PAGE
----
AHL Playoffs: Amerks lose Game 1 to Chicago Wolves 4-3 in OT

The Amerks catapulted to an early, easy 3-1 lead, but flukey goals and spending too much time in their own zone came back to haunt them.

The resounding theme in the Amerks locker room after blowing a 2-goal lead and losing in overtime to the Chicago Wolves? "We can bounce back from this." I certainly hope that they are right.

"Move me up through the darkest clouds, 'til I've lost in the sun every shadow of doubt." (MuteMath, Control)

The Amerks came into Game 1 looking very much like a team that wanted to win, and knew that they needed to win. They put pressure on the Wolves almost immediately, wasting no time in peppering all-star goaltender Jake Allen with shots. And it paid off - Joel Armia put the first goal of the night behind Allen just shy of the six-minute mark. Armia also had a hand in the Amerks second goal, assisting Nick Deslauriers’ on the power play two minutes later. Chicago cut the Amerks lead, but not their domination of the period, in half on a flukey power play goal of their own with 1:15 left in the opening frame. At one point, the Wolves twitter account commented on how dangerous the Amerks looked, and anyone in that barn would’ve been hard-pressed to disagree. Luke Adam waited until a second period power play to get in on the fun, scoring the third Amerks goal :20 into Tyler Shattock’s penalty for boarding Adam.

Then, in the third, the wheels fell off the bus. Chicago’s Sebastian Wannstrom cut Rochester’s lead to one goal on what a lot of people called a "bad bounce off the boards." It was less a bad bounce and more of Andrey Makarov pretty much giving Wannstrom the puck right in front of the net. Wannstrom, who had five goals and ten points in the regular season, is not a beacon of scoring potential, but every player knows what to do when presented with a gift like that. So it sat, Amerks 3, the Chicago Flukey Goals 2, until Mark Cundari showed the Rochester crowd why Chicago finished second in the Western Conference. His goal on Makarov was pretty, and I hate to say that. It also helped his case that, in addition to Makarov, nearly every Amerks player had taken up shop in the crease just prior to Cundari finding the twine. I wish I could even tell you what happened to the Amerks in OT, but ... it was a blink of an eye. Just 1:06 in the OT it was over, with Dmitirj Jaskin netting the game winner for Chicago.

There were certainly shining points in this game. Besides being fun to watch for the majority of the game, the Amerks continue to display great chemistry on the ice (I mean, right up until they didn’t, which, to be fair, was right before that Cundari goal). WGR’s Matt Coller commented - and I wholeheartedly agree - that Mark Pysyk has quietly become a pest to opponents. He has a funny little habit of simply getting in the way of and slowing guys on the other team down. He reminds me of a very clean, less dramatic Brad Marchand. When I tell you that Chicago’s first two goals were flukey, I’m not cutting Makarov any slack - I’ve never seen two stranger goals (with the exception of Butt Goal) in my years of watching hockey. Makarov looked stunning in his playoff debut, and I continue to stand by my statement that I will be extremely surprised if he is not holding a prominent position with the Amerks come next season.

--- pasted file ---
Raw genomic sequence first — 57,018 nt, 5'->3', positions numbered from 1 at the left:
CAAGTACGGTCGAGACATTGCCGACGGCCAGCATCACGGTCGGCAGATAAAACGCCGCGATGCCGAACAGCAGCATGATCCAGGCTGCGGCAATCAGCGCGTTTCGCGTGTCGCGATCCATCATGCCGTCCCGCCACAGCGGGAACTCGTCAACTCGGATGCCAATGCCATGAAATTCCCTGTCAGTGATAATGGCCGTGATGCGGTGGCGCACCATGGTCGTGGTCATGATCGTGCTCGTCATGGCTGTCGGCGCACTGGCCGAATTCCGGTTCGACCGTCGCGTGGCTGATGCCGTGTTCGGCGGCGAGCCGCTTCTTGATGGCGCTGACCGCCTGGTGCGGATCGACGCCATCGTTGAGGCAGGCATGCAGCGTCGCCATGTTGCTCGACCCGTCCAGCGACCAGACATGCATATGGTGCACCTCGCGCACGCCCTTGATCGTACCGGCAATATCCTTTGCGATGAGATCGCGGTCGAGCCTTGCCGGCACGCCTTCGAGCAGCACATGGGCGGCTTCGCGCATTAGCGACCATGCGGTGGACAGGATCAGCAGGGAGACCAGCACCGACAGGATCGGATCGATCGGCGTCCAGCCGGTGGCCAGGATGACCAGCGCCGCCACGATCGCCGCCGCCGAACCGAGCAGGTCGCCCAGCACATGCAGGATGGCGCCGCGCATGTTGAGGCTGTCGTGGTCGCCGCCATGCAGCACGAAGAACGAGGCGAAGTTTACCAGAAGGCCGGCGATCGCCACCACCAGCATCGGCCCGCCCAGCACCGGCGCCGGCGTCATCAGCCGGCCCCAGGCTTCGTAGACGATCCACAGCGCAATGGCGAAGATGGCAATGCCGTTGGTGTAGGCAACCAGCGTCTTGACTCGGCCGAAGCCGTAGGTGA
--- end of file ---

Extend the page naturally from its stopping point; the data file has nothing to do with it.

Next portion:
Facing off again in less that 24-hours is likely a good thing. There's enough time to rebound, but not enough time to let this game get too deep in the brain.

In the post game, Rasmus Ristolainen, Deslauriers, Adam, and head coach Chadd Cassidy all said the same thing: Facing off again in less that 24-hours is likely a good thing. There's enough time to rebound, but not enough time to let this game get too deep in the brain and cloud the team’s performance in Game 2. Cassidy had a lot of great things to say about his team’s effort, up until the bounce that lead to Chicago’s second goal. He did state that the Rochester squad looked "tentative" starting in the second period, turning the puck over too much and retreating into their own zone instead of keeping the pressure on Allen and his squad to maintain the lead. "That’s not the style that we want to play," Cassidy said during his postgame, "We want to be in their face and make sure that we’re playing downhill. We were pretty good, but we had a hard time sticking with it."

I don’t think that this game is going to be the downfall of the Amerks in general, but (here come the cliches!) this team will have to win tonight’s game in order to keep their heads above water and in a good spot. As Luke Adam said, "No one expected us to go 15-0, no one expects us to be perfect." But I’ll let you know, Luke - we do expect, and want, you to win. Win one for us, and let that one become two or three or four. It’s been a long time since the Amerks won a game during the playoffs. This game marked their tenth straight playoff loss, if my math is correct (and it might not be ... I’m a therapist and a blogger, not a mathematician). One truly sour spot on the Amerks night is that Dan Catenacci, the only man on the roster to play all 76 games for Rochester, is out at least for the remainder of this series, with what Cassidy said is an upper-body injury.

The Amerks face off again with Chicago tonight at the Blue Cross Arena at the Rochester War Memorial at 7:05pm for Game 2 of this best-of-five series, and they will certainly be looking to pull the series even before heading off to Chicago. I will once again be pulling up space on media row, and will keep you up-to-date on the goings on of the game.

The goal tonight, as Deslauriers put it? "Don’t choke."